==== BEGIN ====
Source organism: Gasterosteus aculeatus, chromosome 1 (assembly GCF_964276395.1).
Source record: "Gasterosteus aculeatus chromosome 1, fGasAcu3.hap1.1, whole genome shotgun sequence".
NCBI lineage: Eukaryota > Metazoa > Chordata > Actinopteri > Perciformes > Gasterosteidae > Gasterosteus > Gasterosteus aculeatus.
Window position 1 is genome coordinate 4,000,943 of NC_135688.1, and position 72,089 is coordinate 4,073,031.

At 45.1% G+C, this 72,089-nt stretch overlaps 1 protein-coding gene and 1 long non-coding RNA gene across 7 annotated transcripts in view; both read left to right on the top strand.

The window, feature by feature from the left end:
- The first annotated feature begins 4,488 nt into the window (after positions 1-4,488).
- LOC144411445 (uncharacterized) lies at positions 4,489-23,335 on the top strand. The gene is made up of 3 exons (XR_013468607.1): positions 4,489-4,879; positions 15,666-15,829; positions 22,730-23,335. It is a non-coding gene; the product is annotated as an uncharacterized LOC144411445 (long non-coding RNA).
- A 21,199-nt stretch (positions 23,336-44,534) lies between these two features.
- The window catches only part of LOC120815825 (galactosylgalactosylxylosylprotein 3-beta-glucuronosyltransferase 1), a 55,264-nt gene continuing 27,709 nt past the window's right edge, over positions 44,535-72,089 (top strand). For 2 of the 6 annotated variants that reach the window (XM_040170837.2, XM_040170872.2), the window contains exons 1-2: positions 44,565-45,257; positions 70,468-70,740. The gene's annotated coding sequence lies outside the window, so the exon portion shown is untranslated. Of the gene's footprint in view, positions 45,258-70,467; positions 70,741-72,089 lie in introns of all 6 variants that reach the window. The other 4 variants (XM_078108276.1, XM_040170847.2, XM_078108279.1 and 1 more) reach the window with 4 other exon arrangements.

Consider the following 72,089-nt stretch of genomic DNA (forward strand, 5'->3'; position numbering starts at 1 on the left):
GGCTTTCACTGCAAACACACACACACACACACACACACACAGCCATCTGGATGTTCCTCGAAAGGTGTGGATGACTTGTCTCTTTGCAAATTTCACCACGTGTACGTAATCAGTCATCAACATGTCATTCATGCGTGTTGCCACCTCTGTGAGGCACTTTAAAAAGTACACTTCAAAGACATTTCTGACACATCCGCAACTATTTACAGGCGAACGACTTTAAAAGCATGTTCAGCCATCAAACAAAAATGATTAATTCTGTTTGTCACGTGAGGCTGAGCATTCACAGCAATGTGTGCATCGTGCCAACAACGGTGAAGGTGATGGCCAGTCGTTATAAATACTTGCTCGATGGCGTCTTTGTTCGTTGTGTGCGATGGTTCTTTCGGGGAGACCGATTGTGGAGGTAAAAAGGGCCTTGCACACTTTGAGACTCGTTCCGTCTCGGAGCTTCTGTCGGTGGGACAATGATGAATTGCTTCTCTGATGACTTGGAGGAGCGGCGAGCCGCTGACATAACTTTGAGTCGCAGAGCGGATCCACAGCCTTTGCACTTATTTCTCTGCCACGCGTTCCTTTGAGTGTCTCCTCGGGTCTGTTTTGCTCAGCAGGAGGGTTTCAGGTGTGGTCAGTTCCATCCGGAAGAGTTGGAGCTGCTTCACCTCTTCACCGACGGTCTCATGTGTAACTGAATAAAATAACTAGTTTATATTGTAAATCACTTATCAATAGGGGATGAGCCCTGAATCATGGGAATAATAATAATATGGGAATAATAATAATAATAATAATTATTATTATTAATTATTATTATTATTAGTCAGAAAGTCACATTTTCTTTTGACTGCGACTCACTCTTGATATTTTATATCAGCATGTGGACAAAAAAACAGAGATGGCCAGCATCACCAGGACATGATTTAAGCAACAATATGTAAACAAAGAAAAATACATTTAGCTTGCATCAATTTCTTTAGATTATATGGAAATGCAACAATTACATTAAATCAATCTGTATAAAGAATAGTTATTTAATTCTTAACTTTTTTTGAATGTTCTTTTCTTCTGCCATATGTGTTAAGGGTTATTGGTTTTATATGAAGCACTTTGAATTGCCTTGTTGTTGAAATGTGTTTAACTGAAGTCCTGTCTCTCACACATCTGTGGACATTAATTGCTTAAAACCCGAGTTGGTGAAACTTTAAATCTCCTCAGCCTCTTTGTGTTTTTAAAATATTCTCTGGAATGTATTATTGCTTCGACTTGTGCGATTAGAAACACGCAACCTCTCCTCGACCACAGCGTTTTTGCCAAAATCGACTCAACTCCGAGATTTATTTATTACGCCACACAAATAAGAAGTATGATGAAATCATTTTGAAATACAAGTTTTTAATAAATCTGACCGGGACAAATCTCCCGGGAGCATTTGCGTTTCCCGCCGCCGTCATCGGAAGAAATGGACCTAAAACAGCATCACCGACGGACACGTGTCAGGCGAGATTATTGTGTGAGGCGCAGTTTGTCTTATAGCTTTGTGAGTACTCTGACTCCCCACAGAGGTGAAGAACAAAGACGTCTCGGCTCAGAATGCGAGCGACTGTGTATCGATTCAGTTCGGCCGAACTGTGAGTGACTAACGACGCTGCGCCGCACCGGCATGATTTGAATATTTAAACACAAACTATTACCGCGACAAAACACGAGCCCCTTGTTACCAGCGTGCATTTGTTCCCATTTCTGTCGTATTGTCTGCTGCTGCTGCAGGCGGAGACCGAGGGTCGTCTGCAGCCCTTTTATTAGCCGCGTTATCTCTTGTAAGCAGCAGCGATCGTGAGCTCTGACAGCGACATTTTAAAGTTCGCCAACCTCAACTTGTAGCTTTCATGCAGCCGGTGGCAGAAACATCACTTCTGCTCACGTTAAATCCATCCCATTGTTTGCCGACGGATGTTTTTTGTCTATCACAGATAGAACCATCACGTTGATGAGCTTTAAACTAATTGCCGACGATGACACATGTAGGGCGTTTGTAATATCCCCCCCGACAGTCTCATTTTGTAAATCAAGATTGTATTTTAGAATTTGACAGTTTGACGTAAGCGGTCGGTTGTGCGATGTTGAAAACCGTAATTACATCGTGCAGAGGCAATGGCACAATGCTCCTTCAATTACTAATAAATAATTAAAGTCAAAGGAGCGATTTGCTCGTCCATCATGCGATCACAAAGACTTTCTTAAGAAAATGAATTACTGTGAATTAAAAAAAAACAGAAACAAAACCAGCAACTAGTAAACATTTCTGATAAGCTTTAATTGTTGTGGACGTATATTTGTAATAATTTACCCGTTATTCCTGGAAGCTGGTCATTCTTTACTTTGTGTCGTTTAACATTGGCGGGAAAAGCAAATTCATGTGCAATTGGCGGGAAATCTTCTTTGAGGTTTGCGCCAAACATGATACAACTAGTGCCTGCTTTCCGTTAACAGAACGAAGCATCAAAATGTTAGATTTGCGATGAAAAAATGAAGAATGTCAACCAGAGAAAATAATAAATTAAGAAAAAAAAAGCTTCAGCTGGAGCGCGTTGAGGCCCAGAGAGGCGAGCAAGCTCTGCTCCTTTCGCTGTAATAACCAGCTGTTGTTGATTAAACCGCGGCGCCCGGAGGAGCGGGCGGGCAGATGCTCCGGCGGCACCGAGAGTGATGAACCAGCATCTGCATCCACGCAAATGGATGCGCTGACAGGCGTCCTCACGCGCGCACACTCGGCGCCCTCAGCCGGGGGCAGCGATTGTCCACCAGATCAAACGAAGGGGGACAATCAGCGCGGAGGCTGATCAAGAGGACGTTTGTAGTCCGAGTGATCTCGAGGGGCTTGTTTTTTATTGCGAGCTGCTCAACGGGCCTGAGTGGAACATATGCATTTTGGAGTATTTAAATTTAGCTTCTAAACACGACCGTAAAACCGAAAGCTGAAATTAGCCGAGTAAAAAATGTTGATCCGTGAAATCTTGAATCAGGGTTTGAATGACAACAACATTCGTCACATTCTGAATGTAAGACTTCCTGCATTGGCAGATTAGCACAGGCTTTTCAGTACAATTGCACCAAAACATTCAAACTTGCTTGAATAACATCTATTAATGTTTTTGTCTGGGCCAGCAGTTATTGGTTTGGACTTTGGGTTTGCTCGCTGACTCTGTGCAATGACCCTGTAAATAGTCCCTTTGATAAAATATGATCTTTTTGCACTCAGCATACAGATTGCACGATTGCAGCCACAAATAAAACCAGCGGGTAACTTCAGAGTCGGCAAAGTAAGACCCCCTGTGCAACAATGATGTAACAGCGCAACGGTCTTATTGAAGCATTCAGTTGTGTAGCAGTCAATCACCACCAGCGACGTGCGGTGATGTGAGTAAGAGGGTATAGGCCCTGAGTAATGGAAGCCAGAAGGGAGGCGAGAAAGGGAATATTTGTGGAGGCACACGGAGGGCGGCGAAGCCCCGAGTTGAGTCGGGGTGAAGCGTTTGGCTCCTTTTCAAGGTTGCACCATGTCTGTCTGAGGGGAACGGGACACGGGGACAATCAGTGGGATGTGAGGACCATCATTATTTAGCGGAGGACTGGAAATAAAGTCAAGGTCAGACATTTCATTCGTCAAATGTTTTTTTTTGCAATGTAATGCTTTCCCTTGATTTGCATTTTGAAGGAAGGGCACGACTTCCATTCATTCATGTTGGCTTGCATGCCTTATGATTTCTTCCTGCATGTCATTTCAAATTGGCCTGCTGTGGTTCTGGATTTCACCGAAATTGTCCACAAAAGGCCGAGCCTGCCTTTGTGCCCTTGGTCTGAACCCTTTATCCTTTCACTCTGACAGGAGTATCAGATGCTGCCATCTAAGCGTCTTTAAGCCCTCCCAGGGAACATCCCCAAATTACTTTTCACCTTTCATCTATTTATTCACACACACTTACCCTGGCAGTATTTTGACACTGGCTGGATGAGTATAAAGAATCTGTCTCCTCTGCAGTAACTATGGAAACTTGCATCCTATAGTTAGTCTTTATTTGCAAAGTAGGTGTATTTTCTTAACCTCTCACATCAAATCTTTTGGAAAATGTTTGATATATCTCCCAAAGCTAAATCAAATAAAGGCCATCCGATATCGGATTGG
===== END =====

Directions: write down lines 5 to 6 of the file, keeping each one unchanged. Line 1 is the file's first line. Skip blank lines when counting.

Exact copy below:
At 45.1% G+C, this 72,089-nt stretch overlaps 1 protein-coding gene and 1 long non-coding RNA gene across 7 annotated transcripts in view; both read left to right on the top strand.

The window, feature by feature from the left end: